Hawking radiation

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There is more information available on this subject at Hawking radiation on the English Wikipedia.

In physics, Hawking radiation (also known as Bekenstein-Hawking radiation) is a thermal radiation with a black body spectrum emitted by black holes due to quantum effects. It is named after the physicist Stephen Hawking who provided the theoretical argument for its existence in 1974, and sometimes also after the physicist Jacob Bekenstein who predicted that black holes should have a finite, non-zero temperature and entropy.[1][2] Hawking's analysis became the first convincing insight into a possible theory of quantum gravity.

Because Hawking radiation allows black holes to lose mass, black holes which lose more matter than they gain through other means are expected to evaporate, shrink, and ultimately vanish. Smaller 'micro' black holes (or MBHs) are currently predicted by theory to be larger net emitters of radiation than larger black holes, and to shrink and evaporate faster.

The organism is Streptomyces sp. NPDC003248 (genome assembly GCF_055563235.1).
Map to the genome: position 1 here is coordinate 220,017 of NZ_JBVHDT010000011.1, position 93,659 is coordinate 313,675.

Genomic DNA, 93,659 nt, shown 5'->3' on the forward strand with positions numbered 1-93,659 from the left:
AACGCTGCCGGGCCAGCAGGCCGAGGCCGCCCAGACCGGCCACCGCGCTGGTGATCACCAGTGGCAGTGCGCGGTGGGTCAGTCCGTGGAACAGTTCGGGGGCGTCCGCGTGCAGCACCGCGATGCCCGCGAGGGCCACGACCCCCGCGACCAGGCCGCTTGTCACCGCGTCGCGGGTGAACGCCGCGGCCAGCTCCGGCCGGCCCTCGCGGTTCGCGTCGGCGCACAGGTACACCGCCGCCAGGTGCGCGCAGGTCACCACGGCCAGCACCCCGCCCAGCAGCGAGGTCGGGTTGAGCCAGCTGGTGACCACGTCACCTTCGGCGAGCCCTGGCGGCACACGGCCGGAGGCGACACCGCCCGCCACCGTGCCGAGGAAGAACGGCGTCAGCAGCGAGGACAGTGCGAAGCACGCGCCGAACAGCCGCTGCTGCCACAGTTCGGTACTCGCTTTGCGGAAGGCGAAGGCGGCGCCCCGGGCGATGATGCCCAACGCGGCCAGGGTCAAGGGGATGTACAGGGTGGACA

Slipspace drives create micro-black holes, which tear open a small hole in the fabric of the universe, allowing a starship to pass through into Slipstream space for far faster interstellar travel. These micro-black holes quickly evaporate via Hawking radiation.[3]

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